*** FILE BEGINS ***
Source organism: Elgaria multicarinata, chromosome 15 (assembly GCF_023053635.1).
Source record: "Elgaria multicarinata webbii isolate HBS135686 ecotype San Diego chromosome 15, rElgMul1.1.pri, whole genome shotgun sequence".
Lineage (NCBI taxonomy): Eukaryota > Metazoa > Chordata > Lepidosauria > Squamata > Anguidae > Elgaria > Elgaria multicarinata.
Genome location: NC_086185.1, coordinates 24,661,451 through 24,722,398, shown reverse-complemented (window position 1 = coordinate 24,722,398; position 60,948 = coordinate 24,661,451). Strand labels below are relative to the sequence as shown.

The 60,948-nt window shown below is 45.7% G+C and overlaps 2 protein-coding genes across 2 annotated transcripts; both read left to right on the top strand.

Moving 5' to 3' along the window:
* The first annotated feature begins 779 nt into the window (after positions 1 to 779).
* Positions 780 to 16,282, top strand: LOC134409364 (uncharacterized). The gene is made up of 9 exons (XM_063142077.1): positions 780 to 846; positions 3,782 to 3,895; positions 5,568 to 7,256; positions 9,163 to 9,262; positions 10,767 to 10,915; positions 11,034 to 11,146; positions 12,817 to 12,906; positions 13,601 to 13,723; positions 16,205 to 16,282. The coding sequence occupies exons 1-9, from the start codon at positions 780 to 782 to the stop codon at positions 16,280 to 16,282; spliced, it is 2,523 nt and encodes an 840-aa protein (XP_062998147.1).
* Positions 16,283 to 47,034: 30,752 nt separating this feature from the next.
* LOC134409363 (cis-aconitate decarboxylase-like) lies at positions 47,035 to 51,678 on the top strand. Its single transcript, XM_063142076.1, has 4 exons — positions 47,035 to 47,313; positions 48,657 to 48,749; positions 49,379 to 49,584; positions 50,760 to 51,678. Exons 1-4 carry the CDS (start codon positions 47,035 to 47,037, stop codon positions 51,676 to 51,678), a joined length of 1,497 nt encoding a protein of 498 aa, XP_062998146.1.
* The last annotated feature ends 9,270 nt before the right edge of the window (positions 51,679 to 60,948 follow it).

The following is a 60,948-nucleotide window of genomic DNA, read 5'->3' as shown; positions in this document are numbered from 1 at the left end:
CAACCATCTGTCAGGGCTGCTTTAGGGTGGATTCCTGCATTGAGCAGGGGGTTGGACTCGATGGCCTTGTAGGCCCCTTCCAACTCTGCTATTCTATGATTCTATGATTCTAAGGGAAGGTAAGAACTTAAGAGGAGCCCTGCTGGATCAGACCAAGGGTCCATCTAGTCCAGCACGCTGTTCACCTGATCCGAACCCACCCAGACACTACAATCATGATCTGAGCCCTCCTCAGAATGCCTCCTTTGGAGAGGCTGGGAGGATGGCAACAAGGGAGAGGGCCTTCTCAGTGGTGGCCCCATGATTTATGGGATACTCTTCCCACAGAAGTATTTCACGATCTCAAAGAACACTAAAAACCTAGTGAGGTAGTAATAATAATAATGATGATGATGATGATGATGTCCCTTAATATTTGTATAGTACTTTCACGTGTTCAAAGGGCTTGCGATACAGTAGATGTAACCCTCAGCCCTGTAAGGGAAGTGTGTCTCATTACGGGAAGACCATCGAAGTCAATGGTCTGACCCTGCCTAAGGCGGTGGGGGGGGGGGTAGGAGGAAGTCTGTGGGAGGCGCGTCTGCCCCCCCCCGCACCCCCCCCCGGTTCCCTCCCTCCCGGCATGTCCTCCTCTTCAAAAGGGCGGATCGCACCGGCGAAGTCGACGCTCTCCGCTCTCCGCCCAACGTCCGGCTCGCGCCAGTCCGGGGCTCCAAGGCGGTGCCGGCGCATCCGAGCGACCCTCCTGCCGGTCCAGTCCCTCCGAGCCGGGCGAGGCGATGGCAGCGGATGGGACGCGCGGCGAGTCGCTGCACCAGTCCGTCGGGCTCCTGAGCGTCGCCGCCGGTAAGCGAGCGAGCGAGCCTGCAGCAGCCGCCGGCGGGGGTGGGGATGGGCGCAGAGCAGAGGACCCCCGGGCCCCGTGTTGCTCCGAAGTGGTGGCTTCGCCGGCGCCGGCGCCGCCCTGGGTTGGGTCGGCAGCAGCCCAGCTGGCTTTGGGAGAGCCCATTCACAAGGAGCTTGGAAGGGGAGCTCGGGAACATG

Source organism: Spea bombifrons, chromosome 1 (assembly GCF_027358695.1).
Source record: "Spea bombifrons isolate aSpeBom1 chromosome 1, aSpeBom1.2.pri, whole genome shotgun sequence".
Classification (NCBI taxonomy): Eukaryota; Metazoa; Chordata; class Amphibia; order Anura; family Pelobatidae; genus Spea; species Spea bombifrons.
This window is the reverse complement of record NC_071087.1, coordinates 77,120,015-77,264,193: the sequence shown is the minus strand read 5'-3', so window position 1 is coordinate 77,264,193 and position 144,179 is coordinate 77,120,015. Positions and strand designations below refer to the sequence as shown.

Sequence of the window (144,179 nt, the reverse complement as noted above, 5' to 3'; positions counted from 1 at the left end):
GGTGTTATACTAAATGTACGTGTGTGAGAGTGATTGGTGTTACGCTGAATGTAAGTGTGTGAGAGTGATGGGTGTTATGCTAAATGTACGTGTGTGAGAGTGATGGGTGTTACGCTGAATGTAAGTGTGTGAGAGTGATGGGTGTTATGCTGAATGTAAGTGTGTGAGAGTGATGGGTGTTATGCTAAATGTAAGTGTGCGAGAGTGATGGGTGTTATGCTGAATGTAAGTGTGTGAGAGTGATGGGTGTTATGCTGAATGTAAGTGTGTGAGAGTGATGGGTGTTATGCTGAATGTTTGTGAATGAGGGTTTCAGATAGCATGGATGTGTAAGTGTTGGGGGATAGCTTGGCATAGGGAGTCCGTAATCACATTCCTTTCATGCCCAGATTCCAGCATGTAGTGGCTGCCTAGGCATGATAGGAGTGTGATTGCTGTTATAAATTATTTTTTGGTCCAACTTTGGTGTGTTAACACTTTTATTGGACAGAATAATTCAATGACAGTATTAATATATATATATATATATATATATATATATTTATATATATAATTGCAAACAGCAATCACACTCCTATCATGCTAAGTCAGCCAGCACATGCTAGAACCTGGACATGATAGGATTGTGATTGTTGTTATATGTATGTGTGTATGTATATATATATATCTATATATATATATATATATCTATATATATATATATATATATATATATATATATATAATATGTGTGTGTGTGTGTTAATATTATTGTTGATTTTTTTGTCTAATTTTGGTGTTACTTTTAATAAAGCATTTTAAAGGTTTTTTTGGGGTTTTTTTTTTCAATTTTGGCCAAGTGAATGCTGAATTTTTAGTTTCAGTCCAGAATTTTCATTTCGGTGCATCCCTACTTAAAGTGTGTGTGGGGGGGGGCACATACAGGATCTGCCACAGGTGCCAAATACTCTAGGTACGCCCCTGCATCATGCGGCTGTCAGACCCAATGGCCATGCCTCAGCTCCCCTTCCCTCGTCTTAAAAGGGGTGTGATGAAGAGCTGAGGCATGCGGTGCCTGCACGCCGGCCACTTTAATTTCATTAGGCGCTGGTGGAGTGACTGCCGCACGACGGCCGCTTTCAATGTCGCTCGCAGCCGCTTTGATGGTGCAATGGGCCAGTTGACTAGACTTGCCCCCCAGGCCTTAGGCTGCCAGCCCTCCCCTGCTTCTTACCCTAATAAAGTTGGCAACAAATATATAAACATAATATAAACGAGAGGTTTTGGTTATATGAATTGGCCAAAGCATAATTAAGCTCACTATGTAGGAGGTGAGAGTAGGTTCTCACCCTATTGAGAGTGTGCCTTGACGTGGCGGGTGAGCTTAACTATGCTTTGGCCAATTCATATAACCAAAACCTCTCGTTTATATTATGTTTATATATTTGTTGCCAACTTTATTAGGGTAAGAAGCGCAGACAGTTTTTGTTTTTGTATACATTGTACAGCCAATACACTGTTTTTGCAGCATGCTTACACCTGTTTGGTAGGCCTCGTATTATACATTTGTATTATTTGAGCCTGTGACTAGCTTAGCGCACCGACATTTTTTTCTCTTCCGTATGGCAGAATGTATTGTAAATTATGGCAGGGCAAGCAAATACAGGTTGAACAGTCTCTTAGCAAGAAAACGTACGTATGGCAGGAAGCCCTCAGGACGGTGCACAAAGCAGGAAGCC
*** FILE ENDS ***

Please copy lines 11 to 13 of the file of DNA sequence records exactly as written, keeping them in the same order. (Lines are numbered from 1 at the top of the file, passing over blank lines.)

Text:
* The last annotated feature ends 9,270 nt before the right edge of the window (positions 51,679 to 60,948 follow it).

The following is a 60,948-nucleotide window of genomic DNA, read 5'->3' as shown; positions in this document are numbered from 1 at the left end:
CAACCATCTGTCAGGGCTGCTTTAGGGTGGATTCCTGCATTGAGCAGGGGGTTGGACTCGATGGCCTTGTAGGCCCCTTCCAACTCTGCTATTCTATGATTCTATGATTCTAAGGGAAGGTAAGAACTTAAGAGGAGCCCTGCTGGATCAGACCAAGGGTCCATCTAGTCCAGCACGCTGTTCACCTGATCCGAACCCACCCAGACACTACAATCATGATCTGAGCCCTCCTCAGAATGCCTCCTTTGGAGAGGCTGGGAGGATGGCAACAAGGGAGAGGGCCTTCTCAGTGGTGGCCCCATGATTTATGGGATACTCTTCCCACAGAAGTATTTCACGATCTCAAAGAACACTAAAAACCTAGTGAGGTAGTAATAATAATAATGATGATGATGATGATGATGTCCCTTAATATTTGTATAGTACTTTCACGTGTTCAAAGGGCTTGCGATACAGTAGATGTAACCCTCAGCCCTGTAAGGGAAGTGTGTCTCATTACGGGAAGACCATCGAAGTCAATGGTCTGACCCTGCCTAAGGCGGTGGGGGGGGGGGTAGGAGGAAGTCTGTGGGAGGCGCGTCTGCCCCCCCCCGCACCCCCCCCCGGTTCCCTCCCTCCCGGCATGTCCTCCTCTTCAAAAGGGCGGATCGCACCGGCGAAGTCGACGCTCTCCGCTCTCCGCCCAACGTCCGGCTCGCGCCAGTCCGGGGCTCCAAGGCGGTGCCGGCGCATCCGAGCGACCCTCCTGCCGGTCCAGTCCCTCCGAGCCGGGCGAGGCGATGGCAGCGGATGGGACGCGCGGCGAGTCGCTGCACCAGTCCGTCGGGCTCCTGAGCGTCGCCGCCGGTAAGCGAGCGAGCGAGCCTGCAGCAGCCGCCGGCGGGGGTGGGGATGGGCGCAGAGCAGAGGACCCCCGGGCCCCGTGTTGCTCCGAAGTGGTGGCTTCGCCGGCGCCGGCGCCGCCCTGGGTTGGGTCGGCAGCAGCCCAGCTGGCTTTGGGAGAGCCCATTCACAAGGAGCTTGGAAGGGGAGCTCGGGAACATG